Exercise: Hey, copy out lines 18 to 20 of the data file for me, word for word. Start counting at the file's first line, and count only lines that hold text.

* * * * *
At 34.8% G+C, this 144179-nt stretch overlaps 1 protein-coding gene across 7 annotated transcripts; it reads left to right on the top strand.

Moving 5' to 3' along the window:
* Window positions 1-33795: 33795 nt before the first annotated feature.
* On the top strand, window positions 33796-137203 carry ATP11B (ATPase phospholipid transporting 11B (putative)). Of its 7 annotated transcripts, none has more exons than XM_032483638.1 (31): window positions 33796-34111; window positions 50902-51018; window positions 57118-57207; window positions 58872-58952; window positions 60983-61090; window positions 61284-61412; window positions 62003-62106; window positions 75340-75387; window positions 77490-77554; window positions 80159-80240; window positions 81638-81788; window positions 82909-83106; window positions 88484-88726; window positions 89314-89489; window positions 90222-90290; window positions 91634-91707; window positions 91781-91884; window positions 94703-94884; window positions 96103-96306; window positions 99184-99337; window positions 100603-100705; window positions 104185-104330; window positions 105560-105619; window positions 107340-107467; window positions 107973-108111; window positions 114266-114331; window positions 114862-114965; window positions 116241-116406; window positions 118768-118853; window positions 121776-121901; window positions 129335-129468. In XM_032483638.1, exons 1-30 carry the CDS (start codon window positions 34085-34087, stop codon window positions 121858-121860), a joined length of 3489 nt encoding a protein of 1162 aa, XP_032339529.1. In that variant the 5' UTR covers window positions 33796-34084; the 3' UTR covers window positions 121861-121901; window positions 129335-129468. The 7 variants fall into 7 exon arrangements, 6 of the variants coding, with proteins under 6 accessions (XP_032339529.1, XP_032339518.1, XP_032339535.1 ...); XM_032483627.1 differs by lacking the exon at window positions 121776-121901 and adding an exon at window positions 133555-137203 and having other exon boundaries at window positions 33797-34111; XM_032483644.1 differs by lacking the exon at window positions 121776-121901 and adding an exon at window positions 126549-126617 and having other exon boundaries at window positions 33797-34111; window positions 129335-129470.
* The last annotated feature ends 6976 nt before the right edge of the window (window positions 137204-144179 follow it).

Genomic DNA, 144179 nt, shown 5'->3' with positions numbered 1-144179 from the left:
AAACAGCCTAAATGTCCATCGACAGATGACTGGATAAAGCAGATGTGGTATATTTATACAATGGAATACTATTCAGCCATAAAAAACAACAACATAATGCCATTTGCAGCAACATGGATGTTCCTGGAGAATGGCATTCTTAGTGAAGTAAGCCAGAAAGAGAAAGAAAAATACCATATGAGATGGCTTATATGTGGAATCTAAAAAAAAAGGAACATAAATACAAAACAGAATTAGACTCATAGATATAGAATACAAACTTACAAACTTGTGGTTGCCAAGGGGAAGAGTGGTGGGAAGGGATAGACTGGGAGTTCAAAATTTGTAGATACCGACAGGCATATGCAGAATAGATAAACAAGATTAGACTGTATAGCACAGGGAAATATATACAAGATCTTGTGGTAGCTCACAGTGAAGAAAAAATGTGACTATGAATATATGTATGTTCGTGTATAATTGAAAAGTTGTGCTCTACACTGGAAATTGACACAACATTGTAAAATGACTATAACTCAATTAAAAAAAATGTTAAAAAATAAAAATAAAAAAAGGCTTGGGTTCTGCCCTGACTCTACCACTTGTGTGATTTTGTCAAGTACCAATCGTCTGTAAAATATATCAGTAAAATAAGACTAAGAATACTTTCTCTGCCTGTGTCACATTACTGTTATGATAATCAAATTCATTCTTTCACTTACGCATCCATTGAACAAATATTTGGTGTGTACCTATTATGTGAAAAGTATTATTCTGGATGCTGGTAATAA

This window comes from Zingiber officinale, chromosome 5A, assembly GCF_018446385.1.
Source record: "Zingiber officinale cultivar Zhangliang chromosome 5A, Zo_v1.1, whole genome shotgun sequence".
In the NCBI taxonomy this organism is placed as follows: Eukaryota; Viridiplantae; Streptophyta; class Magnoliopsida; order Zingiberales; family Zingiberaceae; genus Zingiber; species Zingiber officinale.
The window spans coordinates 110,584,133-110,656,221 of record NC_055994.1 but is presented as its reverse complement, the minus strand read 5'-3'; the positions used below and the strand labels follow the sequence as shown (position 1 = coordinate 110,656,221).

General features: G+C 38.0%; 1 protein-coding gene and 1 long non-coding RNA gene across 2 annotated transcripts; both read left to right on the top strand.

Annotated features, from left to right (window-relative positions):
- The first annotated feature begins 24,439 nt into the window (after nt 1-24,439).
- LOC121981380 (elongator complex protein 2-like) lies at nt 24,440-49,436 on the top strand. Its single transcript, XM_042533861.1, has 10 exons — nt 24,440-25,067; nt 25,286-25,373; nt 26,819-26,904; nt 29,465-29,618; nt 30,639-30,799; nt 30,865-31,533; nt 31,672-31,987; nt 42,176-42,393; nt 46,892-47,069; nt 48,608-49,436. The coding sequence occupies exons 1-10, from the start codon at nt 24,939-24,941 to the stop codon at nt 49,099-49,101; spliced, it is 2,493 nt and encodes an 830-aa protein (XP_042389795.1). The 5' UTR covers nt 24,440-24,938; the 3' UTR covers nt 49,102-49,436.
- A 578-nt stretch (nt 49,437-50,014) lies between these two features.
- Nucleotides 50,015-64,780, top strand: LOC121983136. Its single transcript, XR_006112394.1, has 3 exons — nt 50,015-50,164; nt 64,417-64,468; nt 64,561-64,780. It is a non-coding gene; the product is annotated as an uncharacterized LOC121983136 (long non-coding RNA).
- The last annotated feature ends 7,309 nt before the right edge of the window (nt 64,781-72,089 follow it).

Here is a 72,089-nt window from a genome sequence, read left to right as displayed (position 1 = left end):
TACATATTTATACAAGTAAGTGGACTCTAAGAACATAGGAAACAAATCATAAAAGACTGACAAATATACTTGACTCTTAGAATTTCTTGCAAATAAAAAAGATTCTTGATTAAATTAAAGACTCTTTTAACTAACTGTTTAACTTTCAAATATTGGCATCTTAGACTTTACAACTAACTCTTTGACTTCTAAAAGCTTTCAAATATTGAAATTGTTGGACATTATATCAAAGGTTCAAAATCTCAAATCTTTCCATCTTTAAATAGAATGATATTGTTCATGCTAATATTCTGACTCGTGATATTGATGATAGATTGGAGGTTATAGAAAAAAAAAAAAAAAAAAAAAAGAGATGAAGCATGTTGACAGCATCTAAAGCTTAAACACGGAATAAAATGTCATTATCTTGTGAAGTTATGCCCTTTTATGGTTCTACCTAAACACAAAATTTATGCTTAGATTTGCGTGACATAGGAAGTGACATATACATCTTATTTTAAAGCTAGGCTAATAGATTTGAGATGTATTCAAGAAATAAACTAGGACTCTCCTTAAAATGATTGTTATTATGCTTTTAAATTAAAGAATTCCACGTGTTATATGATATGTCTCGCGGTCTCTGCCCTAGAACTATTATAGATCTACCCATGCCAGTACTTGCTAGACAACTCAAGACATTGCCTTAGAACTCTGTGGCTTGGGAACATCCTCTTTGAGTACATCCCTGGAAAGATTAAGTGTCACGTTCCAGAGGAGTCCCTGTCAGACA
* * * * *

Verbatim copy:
- The last annotated feature ends 7,309 nt before the right edge of the window (nt 64,781-72,089 follow it).

Here is a 72,089-nt window from a genome sequence, read left to right as displayed (position 1 = left end):
TACATATTTATACAAGTAAGTGGACTCTAAGAACATAGGAAACAAATCATAAAAGACTGACAAATATACTTGACTCTTAGAATTTCTTGCAAATAAAAAAGATTCTTGATTAAATTAAAGACTCTTTTAACTAACTGTTTAACTTTCAAATATTGGCATCTTAGACTTTACAACTAACTCTTTGACTTCTAAAAGCTTTCAAATATTGAAATTGTTGGACATTATATCAAAGGTTCAAAATCTCAAATCTTTCCATCTTTAAATAGAATGATATTGTTCATGCTAATATTCTGACTCGTGATATTGATGATAGATTGGAGGTTATAGAAAAAAAAAAAAAAAAAAAAAAGAGATGAAGCATGTTGACAGCATCTAAAGCTTAAACACGGAATAAAATGTCATTATCTTGTGAAGTTATGCCCTTTTATGGTTCTACCTAAACACAAAATTTATGCTTAGATTTGCGTGACATAGGAAGTGACATATACATCTTATTTTAAAGCTAGGCTAATAGATTTGAGATGTATTCAAGAAATAAACTAGGACTCTCCTTAAAATGATTGTTATTATGCTTTTAAATTAAAGAATTCCACGTGTTATATGATATGTCTCGCGGTCTCTGCCCTAGAACTATTATAGATCTACCCATGCCAGTACTTGCTAGACAACTCAAGACATTGCCTTAGAACTCTGTGGCTTGGGAACATCCTCTTTGAGTACATCCCTGGAAAGATTAAGTGTCACGTTCCAGAGGAGTCCCTGTCAGACA